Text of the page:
As noted in last week’s blog, the FSC stylized “tick tree” mark is going to be recognized by many consumers. But with so many companies being CoCed but with so little actual available FSC volume, one widespread industry concern is the misuse of the FSC logo. A common example is having it appear as boilerplate on every page of a website because a company IS legitimately FSC-CoC-certified…which means it then appears on a product page for a product which is NOT FSC-certified. (I wrote about this a number of years ago as a common form of greenwashing.)

Another common situation is having the FSC logo appear without the company’s specific number associated with it. Or to put it on a business card—that’s also a no-no.

Of course, my personal favorite is when you see an FSC logo on a product flyer with no wood in it, like a vinyl product. While sometimes this because the paper is FSC paper, that excuse doesn’t fly when it’s a pdf download. It is more often because a company will have boilerplate artwork on all their product descriptions/literature/webpages and it will just carry across every line… (Of course I’ve also seen CARB statements on vinyl products.) And by the way, this is most frequently spotted on literature by the big companies that are trying to standardize language and forget that just because it looks like wood doesn’t mean it is wood.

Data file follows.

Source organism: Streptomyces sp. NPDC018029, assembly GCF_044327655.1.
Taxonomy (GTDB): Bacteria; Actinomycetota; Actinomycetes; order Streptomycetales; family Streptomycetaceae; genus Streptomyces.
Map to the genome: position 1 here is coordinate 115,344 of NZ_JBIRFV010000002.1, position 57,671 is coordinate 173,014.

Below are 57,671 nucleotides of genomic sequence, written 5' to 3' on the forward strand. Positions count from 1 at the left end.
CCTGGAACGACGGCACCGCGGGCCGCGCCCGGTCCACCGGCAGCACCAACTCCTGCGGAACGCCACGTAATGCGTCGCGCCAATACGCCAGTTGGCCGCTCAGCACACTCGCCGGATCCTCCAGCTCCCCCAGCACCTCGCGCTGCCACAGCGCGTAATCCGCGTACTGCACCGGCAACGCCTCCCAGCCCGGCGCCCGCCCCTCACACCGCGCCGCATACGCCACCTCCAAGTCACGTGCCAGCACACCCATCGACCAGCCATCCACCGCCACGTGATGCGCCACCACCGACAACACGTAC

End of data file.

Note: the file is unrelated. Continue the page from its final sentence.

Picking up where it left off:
If you spot an FSC logo that you think is being misused, you can report it very easily. Protecting the value of the logo will help the brand and hopefully eventually lead to more demand and more certified forests in the future.

And by the way, this is true for any other logo misuse you spot—don’t just let it go. Many times it is surely accidental but no matter how or why it happened, it leads to both market confusion and a devaluing of the logo. Reach out to the owners of the logo and let them know!

Elizabeth Baldwin has over 20 years of international wood sourcing experience. Very widely traveled, her résumé's "Special Skills" section includes "the ability to eat anything from raw horse to deep-fried scorpion." She serves as Metropolitan Hardwood Flooring's (metrofloors.com) ECO (Environmental Compliance Officer) and deals daily with the "green alphabet soup" of today's industry: FSC, CARB, LEED, and much more. She blogs for Hardwood Floors on all things green (and, as she says, " 'grey' and 'blue' and almost every color except 'black and white.' Nothing in this world is black and white, particularly not 'green issues.'")